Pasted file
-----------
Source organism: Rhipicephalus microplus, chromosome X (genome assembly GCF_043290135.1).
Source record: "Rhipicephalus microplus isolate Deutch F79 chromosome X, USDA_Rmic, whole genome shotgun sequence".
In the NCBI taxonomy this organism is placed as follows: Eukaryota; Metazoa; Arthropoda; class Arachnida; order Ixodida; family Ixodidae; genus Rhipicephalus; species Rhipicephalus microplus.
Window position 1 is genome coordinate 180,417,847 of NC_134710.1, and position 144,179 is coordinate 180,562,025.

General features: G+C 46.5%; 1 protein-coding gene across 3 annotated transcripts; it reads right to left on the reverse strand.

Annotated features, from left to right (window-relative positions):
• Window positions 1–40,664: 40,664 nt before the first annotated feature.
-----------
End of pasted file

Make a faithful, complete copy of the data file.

Source organism: Rhipicephalus microplus, chromosome X (genome assembly GCF_043290135.1).
Source record: "Rhipicephalus microplus isolate Deutch F79 chromosome X, USDA_Rmic, whole genome shotgun sequence".
In the NCBI taxonomy this organism is placed as follows: Eukaryota; Metazoa; Arthropoda; class Arachnida; order Ixodida; family Ixodidae; genus Rhipicephalus; species Rhipicephalus microplus.
Window position 1 is genome coordinate 180,417,847 of NC_134710.1, and position 144,179 is coordinate 180,562,025.

General features: G+C 46.5%; 1 protein-coding gene across 3 annotated transcripts; it reads right to left on the reverse strand.

Annotated features, from left to right (window-relative positions):
• Window positions 1–40,664: 40,664 nt before the first annotated feature.